Former House Speaker Newt Gingrich was a late entry into the CPAC speaking schedule, but his address a few hours after Mitt Romney’s repeatedly brought the crowd to its feet with a string of audience-pleasing agenda points.
Gingrich met with a number of supporters, mainly college Republicans, in a closed-door rally shortly before the address.
His campaign staff had promised the release of a “creative” document to accompany his speech: the handout to CPAC attendees was a chart comparing his stances on personal Social Security accounts, a flat tax, a low corporate tax rate, the elimination of the capital gains tax, and dollar reforms with those of his competitors. Under “more of the same” were mugshots of Romney, Rick Santorum, and President Obama.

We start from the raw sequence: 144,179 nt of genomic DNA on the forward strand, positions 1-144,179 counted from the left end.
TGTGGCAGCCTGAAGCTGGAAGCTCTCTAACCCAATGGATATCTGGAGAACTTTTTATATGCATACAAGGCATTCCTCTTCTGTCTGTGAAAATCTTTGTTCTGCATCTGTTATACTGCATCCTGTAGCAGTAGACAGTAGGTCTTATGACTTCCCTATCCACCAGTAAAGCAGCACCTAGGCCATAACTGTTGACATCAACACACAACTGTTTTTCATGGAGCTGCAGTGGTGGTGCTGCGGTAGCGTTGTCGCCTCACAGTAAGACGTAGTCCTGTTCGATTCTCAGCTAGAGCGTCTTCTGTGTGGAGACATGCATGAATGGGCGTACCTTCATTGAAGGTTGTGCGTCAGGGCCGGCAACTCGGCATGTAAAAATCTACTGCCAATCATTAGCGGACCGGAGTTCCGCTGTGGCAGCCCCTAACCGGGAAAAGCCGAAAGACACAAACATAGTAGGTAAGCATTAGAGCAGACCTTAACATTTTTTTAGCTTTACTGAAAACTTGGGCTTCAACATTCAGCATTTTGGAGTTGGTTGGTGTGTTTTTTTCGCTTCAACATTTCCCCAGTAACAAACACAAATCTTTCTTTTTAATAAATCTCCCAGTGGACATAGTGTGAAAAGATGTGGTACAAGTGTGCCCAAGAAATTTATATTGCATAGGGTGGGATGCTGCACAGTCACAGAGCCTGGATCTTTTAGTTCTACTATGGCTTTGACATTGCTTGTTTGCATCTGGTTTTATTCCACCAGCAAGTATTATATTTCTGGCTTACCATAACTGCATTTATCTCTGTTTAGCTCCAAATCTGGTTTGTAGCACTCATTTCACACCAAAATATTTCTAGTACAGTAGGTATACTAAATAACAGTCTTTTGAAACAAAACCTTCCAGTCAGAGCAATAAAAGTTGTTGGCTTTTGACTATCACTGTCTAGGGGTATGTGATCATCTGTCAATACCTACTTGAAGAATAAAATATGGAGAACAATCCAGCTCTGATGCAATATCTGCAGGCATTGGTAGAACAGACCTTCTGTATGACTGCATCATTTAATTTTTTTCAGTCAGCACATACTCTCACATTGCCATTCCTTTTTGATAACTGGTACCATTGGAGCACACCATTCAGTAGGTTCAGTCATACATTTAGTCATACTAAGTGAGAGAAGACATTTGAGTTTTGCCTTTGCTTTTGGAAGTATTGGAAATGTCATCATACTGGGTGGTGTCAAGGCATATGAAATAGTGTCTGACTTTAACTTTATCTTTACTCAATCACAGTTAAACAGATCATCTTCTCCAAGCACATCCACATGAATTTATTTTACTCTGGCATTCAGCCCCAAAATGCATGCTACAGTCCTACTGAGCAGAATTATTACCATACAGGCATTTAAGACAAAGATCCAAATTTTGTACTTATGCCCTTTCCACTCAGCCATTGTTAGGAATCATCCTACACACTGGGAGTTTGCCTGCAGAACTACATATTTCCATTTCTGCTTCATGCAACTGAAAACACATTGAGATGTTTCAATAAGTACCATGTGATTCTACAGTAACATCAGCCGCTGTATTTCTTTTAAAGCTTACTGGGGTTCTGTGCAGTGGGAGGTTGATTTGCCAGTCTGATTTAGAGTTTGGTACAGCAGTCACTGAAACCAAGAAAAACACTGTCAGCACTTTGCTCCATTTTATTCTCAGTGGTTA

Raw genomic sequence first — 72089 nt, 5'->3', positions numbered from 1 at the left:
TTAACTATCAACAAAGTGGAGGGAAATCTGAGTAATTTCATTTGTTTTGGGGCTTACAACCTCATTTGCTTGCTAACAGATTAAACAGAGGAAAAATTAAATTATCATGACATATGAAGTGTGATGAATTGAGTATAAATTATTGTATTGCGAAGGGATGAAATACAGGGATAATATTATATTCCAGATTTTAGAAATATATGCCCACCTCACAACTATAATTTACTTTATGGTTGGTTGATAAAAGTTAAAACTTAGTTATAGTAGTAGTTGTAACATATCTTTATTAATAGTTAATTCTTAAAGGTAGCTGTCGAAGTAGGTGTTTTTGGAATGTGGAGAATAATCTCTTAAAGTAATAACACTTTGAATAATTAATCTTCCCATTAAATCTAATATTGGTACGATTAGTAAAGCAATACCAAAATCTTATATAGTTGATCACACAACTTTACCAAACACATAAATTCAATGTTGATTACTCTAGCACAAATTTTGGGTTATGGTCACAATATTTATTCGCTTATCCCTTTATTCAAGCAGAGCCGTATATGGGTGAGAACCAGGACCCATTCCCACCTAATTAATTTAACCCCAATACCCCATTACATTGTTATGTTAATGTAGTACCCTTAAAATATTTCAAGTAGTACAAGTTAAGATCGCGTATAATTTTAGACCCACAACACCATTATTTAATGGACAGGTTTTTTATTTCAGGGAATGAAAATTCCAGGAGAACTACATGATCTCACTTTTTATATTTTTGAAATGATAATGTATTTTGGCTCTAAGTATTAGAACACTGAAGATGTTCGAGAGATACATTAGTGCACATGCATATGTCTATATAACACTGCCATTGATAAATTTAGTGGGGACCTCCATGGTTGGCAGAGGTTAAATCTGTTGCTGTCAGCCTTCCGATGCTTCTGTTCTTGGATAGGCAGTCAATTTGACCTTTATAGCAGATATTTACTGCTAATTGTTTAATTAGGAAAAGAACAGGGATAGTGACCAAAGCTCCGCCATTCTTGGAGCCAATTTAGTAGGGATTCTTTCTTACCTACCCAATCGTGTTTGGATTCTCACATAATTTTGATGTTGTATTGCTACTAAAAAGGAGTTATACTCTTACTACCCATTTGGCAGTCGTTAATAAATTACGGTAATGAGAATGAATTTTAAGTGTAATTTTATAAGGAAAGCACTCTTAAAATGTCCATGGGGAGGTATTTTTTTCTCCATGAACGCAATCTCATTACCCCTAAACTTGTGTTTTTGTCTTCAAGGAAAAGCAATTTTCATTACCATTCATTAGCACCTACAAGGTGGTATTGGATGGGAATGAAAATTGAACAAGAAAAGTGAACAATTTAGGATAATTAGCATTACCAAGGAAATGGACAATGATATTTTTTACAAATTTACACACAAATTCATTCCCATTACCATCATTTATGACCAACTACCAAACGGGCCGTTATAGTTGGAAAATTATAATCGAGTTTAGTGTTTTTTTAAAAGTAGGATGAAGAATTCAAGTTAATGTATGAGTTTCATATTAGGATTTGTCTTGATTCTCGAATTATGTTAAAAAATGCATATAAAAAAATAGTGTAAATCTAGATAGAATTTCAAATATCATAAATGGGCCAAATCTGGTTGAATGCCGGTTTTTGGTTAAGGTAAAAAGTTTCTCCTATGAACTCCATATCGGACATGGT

The Friday release that carried over more into his address, though, was the unveiling of his “Conservative Dream Team” — dramatically pictured on the screen behind Gingrich as he spoke. Texas Gov. Rick Perry, Herman Cain, Fred Thompson, Michael Reagan, J.C. Watts, Chuck Norris, Oliver North, and more.
Newt reminded the crowd of this support to a hearty helping of applause.
He said that the fight of the Tea Party against establishment Republicans echoed the days of Barry Goldwater. “In many ways, this has been going on for a half century,” he said. And the first part of his speech, focused on what America can do when unleashed to fulfill its full potential, sounded much like a history professor.
“This campaign is a marginal threat” to the establishment, he said, “because we intend to change Washington, not accommodate it.”
He asked the crowd to raise their hands if they’d ever gone online to check a package’s progress with UPS or FedEx.
“This is not a theory,” he said. “It is a practical reality that we have the technology that enables us… to track 24 million packages a day.”
“The federal government today cannot find 11 million illegal immigrants,” Gingrich said.
Soon after, both Newt and FedEx were trending on Twitter.